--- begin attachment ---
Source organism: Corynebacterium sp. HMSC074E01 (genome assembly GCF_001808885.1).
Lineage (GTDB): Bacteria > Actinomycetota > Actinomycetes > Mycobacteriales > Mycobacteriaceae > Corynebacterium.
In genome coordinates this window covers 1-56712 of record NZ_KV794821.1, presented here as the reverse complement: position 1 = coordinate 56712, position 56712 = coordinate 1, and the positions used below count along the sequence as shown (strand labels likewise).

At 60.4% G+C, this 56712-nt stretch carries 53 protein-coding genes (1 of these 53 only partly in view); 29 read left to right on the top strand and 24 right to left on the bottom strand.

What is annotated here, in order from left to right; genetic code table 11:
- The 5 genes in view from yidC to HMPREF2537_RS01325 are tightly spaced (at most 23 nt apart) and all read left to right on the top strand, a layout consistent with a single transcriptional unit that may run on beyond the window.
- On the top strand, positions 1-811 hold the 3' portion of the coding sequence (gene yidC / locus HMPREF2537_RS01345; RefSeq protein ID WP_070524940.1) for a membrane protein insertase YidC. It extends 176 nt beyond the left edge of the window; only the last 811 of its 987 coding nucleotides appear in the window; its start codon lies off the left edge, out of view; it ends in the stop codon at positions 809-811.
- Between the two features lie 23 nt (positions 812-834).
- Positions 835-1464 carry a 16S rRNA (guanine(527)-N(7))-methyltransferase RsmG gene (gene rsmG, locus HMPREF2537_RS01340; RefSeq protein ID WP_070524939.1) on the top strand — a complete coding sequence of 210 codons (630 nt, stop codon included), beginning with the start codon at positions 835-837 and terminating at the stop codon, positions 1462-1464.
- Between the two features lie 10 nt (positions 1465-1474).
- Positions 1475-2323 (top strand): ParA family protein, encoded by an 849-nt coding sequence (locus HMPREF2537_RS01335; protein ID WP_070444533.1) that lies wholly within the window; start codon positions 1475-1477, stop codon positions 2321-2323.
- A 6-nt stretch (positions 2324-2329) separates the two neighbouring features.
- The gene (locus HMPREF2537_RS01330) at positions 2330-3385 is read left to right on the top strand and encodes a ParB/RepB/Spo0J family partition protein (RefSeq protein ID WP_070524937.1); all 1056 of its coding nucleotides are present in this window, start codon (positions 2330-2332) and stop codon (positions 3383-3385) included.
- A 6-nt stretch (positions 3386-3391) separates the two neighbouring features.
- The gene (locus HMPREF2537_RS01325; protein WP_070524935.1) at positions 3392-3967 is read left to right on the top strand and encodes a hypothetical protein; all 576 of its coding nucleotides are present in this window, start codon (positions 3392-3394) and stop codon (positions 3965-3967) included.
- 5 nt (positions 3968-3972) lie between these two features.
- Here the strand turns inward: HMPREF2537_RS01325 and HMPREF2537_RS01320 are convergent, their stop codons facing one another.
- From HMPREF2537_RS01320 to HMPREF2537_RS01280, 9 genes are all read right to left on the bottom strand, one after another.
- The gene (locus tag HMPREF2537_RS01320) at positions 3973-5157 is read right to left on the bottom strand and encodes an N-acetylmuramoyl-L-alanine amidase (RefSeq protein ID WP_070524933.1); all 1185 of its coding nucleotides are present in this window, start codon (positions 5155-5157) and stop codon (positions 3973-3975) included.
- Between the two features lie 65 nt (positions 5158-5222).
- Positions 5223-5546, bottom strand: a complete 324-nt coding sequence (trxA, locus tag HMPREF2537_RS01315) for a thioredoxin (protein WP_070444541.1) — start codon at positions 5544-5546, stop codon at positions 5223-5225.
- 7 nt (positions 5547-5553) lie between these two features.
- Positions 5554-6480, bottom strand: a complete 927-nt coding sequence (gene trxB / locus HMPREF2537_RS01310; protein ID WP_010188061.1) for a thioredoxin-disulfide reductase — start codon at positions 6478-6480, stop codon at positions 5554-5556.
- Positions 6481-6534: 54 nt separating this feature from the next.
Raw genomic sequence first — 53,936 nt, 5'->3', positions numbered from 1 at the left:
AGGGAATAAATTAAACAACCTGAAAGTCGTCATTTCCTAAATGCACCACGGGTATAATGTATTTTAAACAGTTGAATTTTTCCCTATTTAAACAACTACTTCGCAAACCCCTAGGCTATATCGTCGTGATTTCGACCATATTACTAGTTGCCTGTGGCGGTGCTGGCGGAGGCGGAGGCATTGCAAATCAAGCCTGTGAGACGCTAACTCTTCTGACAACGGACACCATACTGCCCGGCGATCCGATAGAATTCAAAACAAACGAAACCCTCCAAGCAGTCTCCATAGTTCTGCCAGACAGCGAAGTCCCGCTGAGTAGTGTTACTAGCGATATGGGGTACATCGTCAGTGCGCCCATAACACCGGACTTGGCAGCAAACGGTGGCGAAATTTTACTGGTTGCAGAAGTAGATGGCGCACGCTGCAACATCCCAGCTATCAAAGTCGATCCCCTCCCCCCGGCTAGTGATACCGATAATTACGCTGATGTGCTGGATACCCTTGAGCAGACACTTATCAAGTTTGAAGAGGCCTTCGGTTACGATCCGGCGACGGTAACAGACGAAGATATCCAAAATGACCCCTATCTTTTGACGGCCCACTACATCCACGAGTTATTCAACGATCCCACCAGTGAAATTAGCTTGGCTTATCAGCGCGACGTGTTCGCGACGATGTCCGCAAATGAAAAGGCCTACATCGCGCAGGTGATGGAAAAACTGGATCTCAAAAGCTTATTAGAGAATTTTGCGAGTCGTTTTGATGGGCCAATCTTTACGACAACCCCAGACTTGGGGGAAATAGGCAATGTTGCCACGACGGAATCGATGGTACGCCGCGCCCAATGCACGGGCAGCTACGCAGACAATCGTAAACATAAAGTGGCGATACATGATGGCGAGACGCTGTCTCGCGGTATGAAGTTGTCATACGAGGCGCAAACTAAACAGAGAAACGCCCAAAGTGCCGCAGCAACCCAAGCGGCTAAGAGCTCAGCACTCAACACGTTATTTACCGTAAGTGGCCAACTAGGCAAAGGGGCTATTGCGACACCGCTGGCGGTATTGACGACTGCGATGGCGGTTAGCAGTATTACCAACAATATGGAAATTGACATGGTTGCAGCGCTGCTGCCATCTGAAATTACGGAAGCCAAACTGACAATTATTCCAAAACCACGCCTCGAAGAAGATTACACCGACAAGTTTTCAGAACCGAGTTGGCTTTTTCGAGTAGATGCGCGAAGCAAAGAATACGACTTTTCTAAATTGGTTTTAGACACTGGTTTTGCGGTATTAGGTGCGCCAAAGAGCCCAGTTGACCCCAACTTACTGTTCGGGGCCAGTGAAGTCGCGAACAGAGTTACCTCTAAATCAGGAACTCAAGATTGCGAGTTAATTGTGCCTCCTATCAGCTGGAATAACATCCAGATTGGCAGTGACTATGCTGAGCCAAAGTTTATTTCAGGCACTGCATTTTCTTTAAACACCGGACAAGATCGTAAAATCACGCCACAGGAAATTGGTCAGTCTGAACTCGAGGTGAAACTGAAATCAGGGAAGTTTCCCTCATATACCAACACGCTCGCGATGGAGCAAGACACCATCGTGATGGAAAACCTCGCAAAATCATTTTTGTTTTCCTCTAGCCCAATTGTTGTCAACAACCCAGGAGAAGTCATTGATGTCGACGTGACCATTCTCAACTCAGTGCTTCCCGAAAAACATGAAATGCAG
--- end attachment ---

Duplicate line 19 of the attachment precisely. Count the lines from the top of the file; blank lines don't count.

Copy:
- The gene (locus tag HMPREF2537_RS01320) at positions 3973-5157 is read right to left on the bottom strand and encodes an N-acetylmuramoyl-L-alanine amidase (RefSeq protein ID WP_070524933.1); all 1185 of its coding nucleotides are present in this window, start codon (positions 5155-5157) and stop codon (positions 3973-3975) included.